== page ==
Top 10 National Parks To Visit In Canada

15 July 2016

Pristine mountains, majestic wildlife, sparkling lakes and frozen landscapes - you can practically inhale the crisp, clean air that Canada's vast wilderness areas is famous for. If you needed any more reason to experience The Great White North (also; not so snowy in summer), in 2017 Parks Canada is waiving national park entrance fees, which also includes a number of historic sites and marine conservation areas, as part of the celebrations for Canada 150 - the country's 150th anniversary of Confederation. There's more than 40 national parks areas to explore, so we've picked our top 10.

Lake Louise in Banff National Park in winter Summer or winter, Lake Louise is magical. (Image: Getty)

1. Banff National Park, Alberta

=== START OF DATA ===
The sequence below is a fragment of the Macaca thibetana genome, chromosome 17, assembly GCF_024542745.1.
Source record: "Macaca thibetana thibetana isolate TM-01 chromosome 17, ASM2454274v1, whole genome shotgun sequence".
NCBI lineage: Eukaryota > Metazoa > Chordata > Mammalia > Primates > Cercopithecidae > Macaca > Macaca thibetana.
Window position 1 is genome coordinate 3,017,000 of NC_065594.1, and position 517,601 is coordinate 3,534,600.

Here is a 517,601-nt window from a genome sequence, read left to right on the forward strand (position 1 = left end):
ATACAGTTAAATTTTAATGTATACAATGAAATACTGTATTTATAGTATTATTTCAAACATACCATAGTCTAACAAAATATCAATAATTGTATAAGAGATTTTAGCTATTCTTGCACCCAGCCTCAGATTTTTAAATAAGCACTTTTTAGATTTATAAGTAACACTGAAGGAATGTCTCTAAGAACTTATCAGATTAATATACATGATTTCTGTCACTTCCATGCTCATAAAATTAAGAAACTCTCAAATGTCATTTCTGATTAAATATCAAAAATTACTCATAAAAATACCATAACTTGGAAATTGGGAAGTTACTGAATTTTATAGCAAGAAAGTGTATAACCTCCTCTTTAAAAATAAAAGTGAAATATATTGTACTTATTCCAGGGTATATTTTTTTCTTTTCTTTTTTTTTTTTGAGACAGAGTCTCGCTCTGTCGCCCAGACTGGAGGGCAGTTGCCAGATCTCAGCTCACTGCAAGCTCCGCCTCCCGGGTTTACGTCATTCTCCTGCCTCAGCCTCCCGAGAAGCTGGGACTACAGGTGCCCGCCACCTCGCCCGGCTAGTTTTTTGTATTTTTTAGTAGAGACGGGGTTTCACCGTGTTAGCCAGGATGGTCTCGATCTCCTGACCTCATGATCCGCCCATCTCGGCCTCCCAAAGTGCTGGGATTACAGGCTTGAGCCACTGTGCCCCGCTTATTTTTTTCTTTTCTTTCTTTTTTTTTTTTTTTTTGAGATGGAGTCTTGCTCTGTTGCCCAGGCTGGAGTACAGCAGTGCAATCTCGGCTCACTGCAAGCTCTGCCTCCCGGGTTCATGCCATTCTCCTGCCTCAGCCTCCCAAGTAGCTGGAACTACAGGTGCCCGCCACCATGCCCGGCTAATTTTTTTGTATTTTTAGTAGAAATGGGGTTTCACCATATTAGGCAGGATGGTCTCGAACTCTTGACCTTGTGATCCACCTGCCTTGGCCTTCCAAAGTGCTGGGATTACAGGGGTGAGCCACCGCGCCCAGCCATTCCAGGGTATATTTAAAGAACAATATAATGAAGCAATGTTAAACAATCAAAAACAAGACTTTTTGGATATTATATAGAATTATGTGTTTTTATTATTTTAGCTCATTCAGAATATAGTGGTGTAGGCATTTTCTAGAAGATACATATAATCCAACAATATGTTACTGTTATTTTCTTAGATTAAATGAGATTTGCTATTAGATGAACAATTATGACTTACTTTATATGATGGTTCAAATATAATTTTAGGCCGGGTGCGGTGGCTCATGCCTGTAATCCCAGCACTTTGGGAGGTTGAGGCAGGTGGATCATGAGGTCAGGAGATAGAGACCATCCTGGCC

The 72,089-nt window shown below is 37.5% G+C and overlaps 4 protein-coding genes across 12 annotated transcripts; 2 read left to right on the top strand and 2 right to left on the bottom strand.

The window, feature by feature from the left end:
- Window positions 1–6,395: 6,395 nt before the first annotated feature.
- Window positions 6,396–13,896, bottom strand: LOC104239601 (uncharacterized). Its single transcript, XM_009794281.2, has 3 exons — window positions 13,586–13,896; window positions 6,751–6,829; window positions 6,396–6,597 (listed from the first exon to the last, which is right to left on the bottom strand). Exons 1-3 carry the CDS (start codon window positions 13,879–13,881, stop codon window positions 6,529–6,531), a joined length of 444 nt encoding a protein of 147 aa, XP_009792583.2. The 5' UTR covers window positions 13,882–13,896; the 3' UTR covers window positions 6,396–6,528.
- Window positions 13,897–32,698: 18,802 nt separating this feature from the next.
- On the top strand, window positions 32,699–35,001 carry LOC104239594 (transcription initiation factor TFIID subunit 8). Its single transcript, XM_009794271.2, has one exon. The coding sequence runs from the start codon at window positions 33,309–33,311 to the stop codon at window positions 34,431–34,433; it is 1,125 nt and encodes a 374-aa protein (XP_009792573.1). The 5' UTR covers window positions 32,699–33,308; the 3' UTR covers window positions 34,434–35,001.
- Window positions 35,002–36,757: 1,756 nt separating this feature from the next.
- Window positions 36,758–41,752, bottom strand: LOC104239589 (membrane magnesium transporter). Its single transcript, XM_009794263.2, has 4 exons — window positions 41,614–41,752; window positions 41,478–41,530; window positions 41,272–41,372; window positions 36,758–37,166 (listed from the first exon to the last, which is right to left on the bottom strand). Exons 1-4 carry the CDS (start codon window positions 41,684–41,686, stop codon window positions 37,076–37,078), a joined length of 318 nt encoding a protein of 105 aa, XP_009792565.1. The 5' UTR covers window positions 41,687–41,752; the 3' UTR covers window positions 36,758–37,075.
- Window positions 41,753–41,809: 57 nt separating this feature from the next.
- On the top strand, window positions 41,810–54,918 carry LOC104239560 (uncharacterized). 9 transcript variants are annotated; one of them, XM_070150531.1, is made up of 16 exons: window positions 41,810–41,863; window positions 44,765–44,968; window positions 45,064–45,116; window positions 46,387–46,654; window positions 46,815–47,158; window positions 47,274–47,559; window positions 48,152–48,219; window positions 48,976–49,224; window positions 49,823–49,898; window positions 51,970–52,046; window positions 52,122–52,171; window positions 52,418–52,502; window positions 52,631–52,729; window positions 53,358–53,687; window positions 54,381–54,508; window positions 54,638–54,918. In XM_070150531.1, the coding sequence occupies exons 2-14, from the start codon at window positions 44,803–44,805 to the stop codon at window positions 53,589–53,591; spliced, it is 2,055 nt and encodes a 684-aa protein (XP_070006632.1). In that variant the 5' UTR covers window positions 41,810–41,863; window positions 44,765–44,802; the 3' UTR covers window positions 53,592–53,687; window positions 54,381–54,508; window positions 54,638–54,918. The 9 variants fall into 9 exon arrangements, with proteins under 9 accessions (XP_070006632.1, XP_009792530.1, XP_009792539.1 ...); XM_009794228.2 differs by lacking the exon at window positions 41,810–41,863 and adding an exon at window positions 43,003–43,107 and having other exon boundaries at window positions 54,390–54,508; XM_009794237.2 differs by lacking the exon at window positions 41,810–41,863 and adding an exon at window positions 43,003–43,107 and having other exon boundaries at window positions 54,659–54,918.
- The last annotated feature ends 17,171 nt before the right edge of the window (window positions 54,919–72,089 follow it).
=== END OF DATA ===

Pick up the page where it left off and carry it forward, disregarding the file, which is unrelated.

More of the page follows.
Canada’s first national park (established in 1883) is famous for the stunning Lake Louise. This glacial lake glows with a mesmerising aquamarine gleam you can get lost in. Lake Moraine is another Instagram-worthy lake in Banff National Park that's also known as the Valley of the Ten Peaks.

A black bear family in Jasper National Park A black bear family is just some of the residents you can spot at Jasper. (Image: Getty)

2. Jasper National Park, Alberta

Jasper is the largest and most northern national park in the Canadian Rockies and is renowned for its wildlife. Ninety-seven per cent of the 11,000 square kilometres of national park is protected, so you can spy bears, caribou, elk, mountain sheep and other native critters. Star-gazers, it's also the largest Dark Sky Preserve on Earth.

A temperate rainforest on Vancouver Island The towering rainforests on Vancouver Island can make you feel very small. (Image: Getty)

3. Pacific Rim National Park Reserve, British Columbia

This ecological haven spans 50 kilometres of Vancouver Island. Located on the Pacific Coast, discover the temporate rainforest of towering conifers or explore the shoreline. Here, you can also follow the Nuu-chah-nulth Trail for an insight into this First Nations culture.